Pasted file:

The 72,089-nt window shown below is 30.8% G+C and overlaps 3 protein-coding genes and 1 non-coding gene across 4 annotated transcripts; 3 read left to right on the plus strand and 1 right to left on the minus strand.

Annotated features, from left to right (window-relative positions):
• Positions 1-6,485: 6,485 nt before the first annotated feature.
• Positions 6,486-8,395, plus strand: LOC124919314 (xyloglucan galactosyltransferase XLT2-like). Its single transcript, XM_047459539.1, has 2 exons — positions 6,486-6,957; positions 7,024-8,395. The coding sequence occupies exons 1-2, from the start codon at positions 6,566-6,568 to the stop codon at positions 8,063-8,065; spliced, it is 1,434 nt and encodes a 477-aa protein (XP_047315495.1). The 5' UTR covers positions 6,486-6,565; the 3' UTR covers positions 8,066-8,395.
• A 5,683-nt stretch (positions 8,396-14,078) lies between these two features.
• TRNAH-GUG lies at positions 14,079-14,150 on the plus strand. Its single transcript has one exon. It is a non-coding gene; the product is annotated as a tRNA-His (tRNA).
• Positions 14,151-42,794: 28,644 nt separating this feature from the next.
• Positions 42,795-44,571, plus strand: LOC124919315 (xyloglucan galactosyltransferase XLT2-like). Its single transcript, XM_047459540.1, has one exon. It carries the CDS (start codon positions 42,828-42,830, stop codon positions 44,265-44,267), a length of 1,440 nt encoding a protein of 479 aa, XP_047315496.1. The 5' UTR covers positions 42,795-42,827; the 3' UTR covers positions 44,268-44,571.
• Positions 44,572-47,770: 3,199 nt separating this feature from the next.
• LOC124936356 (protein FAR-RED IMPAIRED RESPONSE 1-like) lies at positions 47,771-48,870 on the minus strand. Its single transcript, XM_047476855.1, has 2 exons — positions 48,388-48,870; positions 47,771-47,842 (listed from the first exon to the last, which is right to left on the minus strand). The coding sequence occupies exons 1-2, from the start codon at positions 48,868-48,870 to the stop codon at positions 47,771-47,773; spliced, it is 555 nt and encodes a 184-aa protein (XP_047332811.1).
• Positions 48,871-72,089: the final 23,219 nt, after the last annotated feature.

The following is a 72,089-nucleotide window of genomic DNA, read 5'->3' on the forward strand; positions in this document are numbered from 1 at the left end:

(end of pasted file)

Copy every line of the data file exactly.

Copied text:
The 72,089-nt window shown below is 30.8% G+C and overlaps 3 protein-coding genes and 1 non-coding gene across 4 annotated transcripts; 3 read left to right on the plus strand and 1 right to left on the minus strand.

Annotated features, from left to right (window-relative positions):
• Positions 1-6,485: 6,485 nt before the first annotated feature.
• Positions 6,486-8,395, plus strand: LOC124919314 (xyloglucan galactosyltransferase XLT2-like). Its single transcript, XM_047459539.1, has 2 exons — positions 6,486-6,957; positions 7,024-8,395. The coding sequence occupies exons 1-2, from the start codon at positions 6,566-6,568 to the stop codon at positions 8,063-8,065; spliced, it is 1,434 nt and encodes a 477-aa protein (XP_047315495.1). The 5' UTR covers positions 6,486-6,565; the 3' UTR covers positions 8,066-8,395.
• A 5,683-nt stretch (positions 8,396-14,078) lies between these two features.
• TRNAH-GUG lies at positions 14,079-14,150 on the plus strand. Its single transcript has one exon. It is a non-coding gene; the product is annotated as a tRNA-His (tRNA).
• Positions 14,151-42,794: 28,644 nt separating this feature from the next.
• Positions 42,795-44,571, plus strand: LOC124919315 (xyloglucan galactosyltransferase XLT2-like). Its single transcript, XM_047459540.1, has one exon. It carries the CDS (start codon positions 42,828-42,830, stop codon positions 44,265-44,267), a length of 1,440 nt encoding a protein of 479 aa, XP_047315496.1. The 5' UTR covers positions 42,795-42,827; the 3' UTR covers positions 44,268-44,571.
• Positions 44,572-47,770: 3,199 nt separating this feature from the next.
• LOC124936356 (protein FAR-RED IMPAIRED RESPONSE 1-like) lies at positions 47,771-48,870 on the minus strand. Its single transcript, XM_047476855.1, has 2 exons — positions 48,388-48,870; positions 47,771-47,842 (listed from the first exon to the last, which is right to left on the minus strand). The coding sequence occupies exons 1-2, from the start codon at positions 48,868-48,870 to the stop codon at positions 47,771-47,773; spliced, it is 555 nt and encodes a 184-aa protein (XP_047332811.1).
• Positions 48,871-72,089: the final 23,219 nt, after the last annotated feature.

The following is a 72,089-nucleotide window of genomic DNA, read 5'->3' on the forward strand; positions in this document are numbered from 1 at the left end: